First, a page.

Results Do You Feel Medico-Legally Obligated by Recommendations in a Radiology Report? 3% 3% Yes No Unsure 94%Figure 6. 94% of primary care physicians feel medico-legally obligated by radiologist recommendations.
Results Do You Feel More or Less Medico-Legally Obligated if Do You Feel More or Less Medico-Legally Obligated if the Recommendation has Qualifying Language? the Recommendation is Set Apart in its Own Section within the Report? 24% 12% 5% 2% More ObligatedMore Obligated Less ObligatedLess Obligated 72% No differenceNo Difference UnsureUnsure 23% 0% 62% Figure 7. 23% of primary care physicians feel more medico-legally obligated by the recommendation if it’s found within its own section in the report (above left). 62% of primary care physicians feel less medico-legally obligated by the recommendation if qualifying language such as “if clinically indicated” is added (above right). Gunn AJ, et al JACR, in press.
Results Should a Radiologist Adjust the Recommendation Based upon the Specialty of the Ordering Provider? 15% 6% Yes No Unsure 79%Figure 8. The majority of respondents felt that the radiologist should not change their recommendations based on the specialty of the ordering provider.
Discussion• Overall, satisfaction with both radiology reporting and radiologist recommendations is good amongst primary care physicians• Primary care physicians, however, are less satisfied with recommendations than they are with reports in general – The reasons for this difference are unclear and likely multi-factorial
Discussion• There is wide variability of opinion amongst primary care physicians as to the utility of radiologist recommendations – “Too many recommendations” was the most commonly cited problem with reports (36%) – “Not enough recommendations” was the third most commonly cited problem with reports (12%) – The literature suggests this variability, however, is shared by other physicians, even radiologists – This is a difficult conundrum to overcome for the radiologist
Discussion• Recommendations for further imaging were the preferred type of recommendation – Primary care physicians do not prefer the radiologist to suggest treatments or consultation – Suggests that primary care physicians would rather make those decisions themselves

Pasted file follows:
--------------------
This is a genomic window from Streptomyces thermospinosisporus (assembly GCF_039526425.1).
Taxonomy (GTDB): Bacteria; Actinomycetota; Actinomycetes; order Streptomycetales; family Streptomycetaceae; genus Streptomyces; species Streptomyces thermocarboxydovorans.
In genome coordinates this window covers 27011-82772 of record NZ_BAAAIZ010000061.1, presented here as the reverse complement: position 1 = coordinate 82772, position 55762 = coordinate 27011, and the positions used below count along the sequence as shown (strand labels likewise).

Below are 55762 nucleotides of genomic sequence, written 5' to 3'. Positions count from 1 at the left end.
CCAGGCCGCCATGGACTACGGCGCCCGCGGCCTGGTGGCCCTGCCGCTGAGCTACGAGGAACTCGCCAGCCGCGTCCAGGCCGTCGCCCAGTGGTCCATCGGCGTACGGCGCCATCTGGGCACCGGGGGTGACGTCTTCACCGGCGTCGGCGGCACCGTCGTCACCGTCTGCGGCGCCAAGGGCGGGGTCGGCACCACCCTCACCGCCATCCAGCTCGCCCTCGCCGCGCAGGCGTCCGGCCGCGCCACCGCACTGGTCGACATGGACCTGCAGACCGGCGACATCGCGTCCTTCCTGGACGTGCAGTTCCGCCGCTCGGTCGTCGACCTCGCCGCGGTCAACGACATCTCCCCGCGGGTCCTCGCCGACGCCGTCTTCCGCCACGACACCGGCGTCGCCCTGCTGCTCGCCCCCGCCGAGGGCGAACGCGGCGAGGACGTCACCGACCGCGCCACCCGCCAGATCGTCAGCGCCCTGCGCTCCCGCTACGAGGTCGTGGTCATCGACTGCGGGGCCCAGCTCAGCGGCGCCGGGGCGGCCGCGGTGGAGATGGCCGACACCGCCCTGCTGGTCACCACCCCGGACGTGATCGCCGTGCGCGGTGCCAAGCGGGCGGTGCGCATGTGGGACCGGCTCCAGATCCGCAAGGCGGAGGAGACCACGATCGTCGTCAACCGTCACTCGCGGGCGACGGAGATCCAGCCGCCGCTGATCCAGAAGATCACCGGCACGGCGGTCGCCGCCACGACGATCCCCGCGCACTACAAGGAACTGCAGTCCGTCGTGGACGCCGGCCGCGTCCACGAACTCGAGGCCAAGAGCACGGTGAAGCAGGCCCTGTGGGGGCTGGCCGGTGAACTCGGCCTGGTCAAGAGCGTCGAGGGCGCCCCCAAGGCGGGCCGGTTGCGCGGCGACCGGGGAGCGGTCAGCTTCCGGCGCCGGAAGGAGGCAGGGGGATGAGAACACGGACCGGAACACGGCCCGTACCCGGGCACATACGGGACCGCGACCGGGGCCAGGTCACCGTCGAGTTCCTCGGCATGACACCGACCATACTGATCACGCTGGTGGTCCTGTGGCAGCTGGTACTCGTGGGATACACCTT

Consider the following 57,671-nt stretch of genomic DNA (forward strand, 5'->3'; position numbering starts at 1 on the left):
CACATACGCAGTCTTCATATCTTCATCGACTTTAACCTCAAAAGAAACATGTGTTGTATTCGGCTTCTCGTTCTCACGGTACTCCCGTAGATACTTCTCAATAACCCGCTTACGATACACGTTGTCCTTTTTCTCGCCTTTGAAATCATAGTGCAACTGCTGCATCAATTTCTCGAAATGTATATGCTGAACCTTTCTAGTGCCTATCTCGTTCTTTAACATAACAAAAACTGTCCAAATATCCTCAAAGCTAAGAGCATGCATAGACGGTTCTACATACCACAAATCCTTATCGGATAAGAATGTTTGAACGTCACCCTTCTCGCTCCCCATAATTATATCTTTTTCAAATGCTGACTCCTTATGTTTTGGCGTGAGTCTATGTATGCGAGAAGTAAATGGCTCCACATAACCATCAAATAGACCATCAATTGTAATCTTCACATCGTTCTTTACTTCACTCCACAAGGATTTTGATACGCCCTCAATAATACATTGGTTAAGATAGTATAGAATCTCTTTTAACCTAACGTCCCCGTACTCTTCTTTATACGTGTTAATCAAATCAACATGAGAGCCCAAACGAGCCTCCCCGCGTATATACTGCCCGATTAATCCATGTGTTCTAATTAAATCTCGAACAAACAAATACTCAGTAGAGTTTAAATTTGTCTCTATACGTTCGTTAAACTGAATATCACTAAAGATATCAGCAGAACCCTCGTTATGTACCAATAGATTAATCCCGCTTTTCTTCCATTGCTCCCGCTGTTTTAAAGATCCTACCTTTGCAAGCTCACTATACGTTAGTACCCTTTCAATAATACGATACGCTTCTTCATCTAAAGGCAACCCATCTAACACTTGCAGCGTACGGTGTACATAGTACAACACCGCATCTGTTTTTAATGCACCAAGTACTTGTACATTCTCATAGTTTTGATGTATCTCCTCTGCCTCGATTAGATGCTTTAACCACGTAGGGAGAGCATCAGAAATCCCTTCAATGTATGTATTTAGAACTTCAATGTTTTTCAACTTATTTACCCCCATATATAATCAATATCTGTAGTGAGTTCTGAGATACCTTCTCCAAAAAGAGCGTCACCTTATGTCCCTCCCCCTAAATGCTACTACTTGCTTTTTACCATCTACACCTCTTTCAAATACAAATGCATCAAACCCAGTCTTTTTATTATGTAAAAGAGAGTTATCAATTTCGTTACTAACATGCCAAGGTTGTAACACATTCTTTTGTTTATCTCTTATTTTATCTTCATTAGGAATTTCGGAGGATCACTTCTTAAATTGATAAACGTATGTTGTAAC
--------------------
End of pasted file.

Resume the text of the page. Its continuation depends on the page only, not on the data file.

Discussion• Primary care physicians feel medico-legally obligated by radiologist recommendations• Placing the recommendation within its own section in the structured radiology report increases this sense of obligation – In this location, the recommendation, either intentionally or unintentionally, has been given added significance• Adding qualifying language to the recommendation decreases this sense of obligation – Qualifying language provides the primary care physician more flexibility in clinical decision-making
Discussion• Radiologist recommendations have an impact on the practice of primary care physicians even though their attitudes regarding these recommendations are variable• This impact seems to be modulated by both the location and wording of the recommendation• Radiologists should consider these factors when making recommendations within the report
Selected References1. McLoughlin RF, So CB, Gray RR, et al. Radiology reports: How much descriptive detail is enough? AJR 1995;165:803-6.2. Friedman PJ. Radiology Reporting: Structure. AJR 1983;140:171-3. Fischer HW. Better communication between the referring physician and the radiologist (editorial). Radiology4. ACR Practice Guidelines for Communication of Diagnostic Imaging Findings. Revised 2010. Downloaded from www.acr.org.5. Lawson DE, Siegel SC. A recommendation regarding recommendations. AJR Am J Roentgenol 1997; 169:351-2.6. Kessler HB. The contemporary radiologist: consultant or film reader? AJR Am J Roentgenol 1997; 169:353-4.